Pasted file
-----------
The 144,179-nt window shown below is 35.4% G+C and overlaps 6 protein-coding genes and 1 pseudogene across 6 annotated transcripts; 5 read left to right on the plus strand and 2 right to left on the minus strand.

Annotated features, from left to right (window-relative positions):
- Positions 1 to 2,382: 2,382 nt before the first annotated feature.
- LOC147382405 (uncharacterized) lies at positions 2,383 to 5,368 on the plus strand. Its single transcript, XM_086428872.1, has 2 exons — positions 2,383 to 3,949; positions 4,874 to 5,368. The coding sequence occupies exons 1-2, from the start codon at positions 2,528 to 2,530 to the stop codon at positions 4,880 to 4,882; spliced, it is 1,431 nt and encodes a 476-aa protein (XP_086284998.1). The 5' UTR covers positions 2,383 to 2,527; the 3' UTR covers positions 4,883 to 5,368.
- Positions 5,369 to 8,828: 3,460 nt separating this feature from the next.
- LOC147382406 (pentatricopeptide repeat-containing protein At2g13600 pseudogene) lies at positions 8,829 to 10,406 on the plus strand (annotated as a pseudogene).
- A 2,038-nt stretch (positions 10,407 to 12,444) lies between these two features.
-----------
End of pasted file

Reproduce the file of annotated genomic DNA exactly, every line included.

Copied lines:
The 144,179-nt window shown below is 35.4% G+C and overlaps 6 protein-coding genes and 1 pseudogene across 6 annotated transcripts; 5 read left to right on the plus strand and 2 right to left on the minus strand.

Annotated features, from left to right (window-relative positions):
- Positions 1 to 2,382: 2,382 nt before the first annotated feature.
- LOC147382405 (uncharacterized) lies at positions 2,383 to 5,368 on the plus strand. Its single transcript, XM_086428872.1, has 2 exons — positions 2,383 to 3,949; positions 4,874 to 5,368. The coding sequence occupies exons 1-2, from the start codon at positions 2,528 to 2,530 to the stop codon at positions 4,880 to 4,882; spliced, it is 1,431 nt and encodes a 476-aa protein (XP_086284998.1). The 5' UTR covers positions 2,383 to 2,527; the 3' UTR covers positions 4,883 to 5,368.
- Positions 5,369 to 8,828: 3,460 nt separating this feature from the next.
- LOC147382406 (pentatricopeptide repeat-containing protein At2g13600 pseudogene) lies at positions 8,829 to 10,406 on the plus strand (annotated as a pseudogene).
- A 2,038-nt stretch (positions 10,407 to 12,444) lies between these two features.